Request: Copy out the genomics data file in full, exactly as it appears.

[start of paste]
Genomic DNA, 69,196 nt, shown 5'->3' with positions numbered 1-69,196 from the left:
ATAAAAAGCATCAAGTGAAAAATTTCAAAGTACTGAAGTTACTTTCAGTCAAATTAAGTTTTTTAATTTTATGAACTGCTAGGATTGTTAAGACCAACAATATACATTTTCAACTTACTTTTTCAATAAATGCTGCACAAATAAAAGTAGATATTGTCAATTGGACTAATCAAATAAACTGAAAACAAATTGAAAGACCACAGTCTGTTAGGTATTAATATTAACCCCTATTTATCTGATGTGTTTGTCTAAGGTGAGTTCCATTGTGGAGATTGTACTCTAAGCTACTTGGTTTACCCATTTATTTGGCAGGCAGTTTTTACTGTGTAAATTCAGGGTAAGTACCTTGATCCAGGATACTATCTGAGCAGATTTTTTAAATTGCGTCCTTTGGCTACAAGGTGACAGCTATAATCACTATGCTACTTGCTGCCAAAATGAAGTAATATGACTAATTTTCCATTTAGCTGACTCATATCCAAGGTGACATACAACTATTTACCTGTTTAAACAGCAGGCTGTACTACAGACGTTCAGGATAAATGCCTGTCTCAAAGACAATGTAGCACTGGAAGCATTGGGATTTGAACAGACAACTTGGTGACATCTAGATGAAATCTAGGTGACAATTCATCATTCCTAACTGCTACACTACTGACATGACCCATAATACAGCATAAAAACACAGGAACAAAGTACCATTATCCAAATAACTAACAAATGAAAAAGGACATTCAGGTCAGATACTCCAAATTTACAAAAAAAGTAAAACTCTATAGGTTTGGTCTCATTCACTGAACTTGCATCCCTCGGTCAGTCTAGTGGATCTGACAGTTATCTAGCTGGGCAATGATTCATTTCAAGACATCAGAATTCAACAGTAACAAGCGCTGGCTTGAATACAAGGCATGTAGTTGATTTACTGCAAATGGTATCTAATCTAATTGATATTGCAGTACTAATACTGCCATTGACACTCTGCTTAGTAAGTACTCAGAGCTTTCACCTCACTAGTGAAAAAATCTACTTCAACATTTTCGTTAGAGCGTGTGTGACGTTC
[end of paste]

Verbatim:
Genomic DNA, 69,196 nt, shown 5'->3' with positions numbered 1-69,196 from the left:
ATAAAAAGCATCAAGTGAAAAATTTCAAAGTACTGAAGTTACTTTCAGTCAAATTAAGTTTTTTAATTTTATGAACTGCTAGGATTGTTAAGACCAACAATATACATTTTCAACTTACTTTTTCAATAAATGCTGCACAAATAAAAGTAGATATTGTCAATTGGACTAATCAAATAAACTGAAAACAAATTGAAAGACCACAGTCTGTTAGGTATTAATATTAACCCCTATTTATCTGATGTGTTTGTCTAAGGTGAGTTCCATTGTGGAGATTGTACTCTAAGCTACTTGGTTTACCCATTTATTTGGCAGGCAGTTTTTACTGTGTAAATTCAGGGTAAGTACCTTGATCCAGGATACTATCTGAGCAGATTTTTTAAATTGCGTCCTTTGGCTACAAGGTGACAGCTATAATCACTATGCTACTTGCTGCCAAAATGAAGTAATATGACTAATTTTCCATTTAGCTGACTCATATCCAAGGTGACATACAACTATTTACCTGTTTAAACAGCAGGCTGTACTACAGACGTTCAGGATAAATGCCTGTCTCAAAGACAATGTAGCACTGGAAGCATTGGGATTTGAACAGACAACTTGGTGACATCTAGATGAAATCTAGGTGACAATTCATCATTCCTAACTGCTACACTACTGACATGACCCATAATACAGCATAAAAACACAGGAACAAAGTACCATTATCCAAATAACTAACAAATGAAAAAGGACATTCAGGTCAGATACTCCAAATTTACAAAAAAAGTAAAACTCTATAGGTTTGGTCTCATTCACTGAACTTGCATCCCTCGGTCAGTCTAGTGGATCTGACAGTTATCTAGCTGGGCAATGATTCATTTCAAGACATCAGAATTCAACAGTAACAAGCGCTGGCTTGAATACAAGGCATGTAGTTGATTTACTGCAAATGGTATCTAATCTAATTGATATTGCAGTACTAATACTGCCATTGACACTCTGCTTAGTAAGTACTCAGAGCTTTCACCTCACTAGTGAAAAAATCTACTTCAACATTTTCGTTAGAGCGTGTGTGACGTTC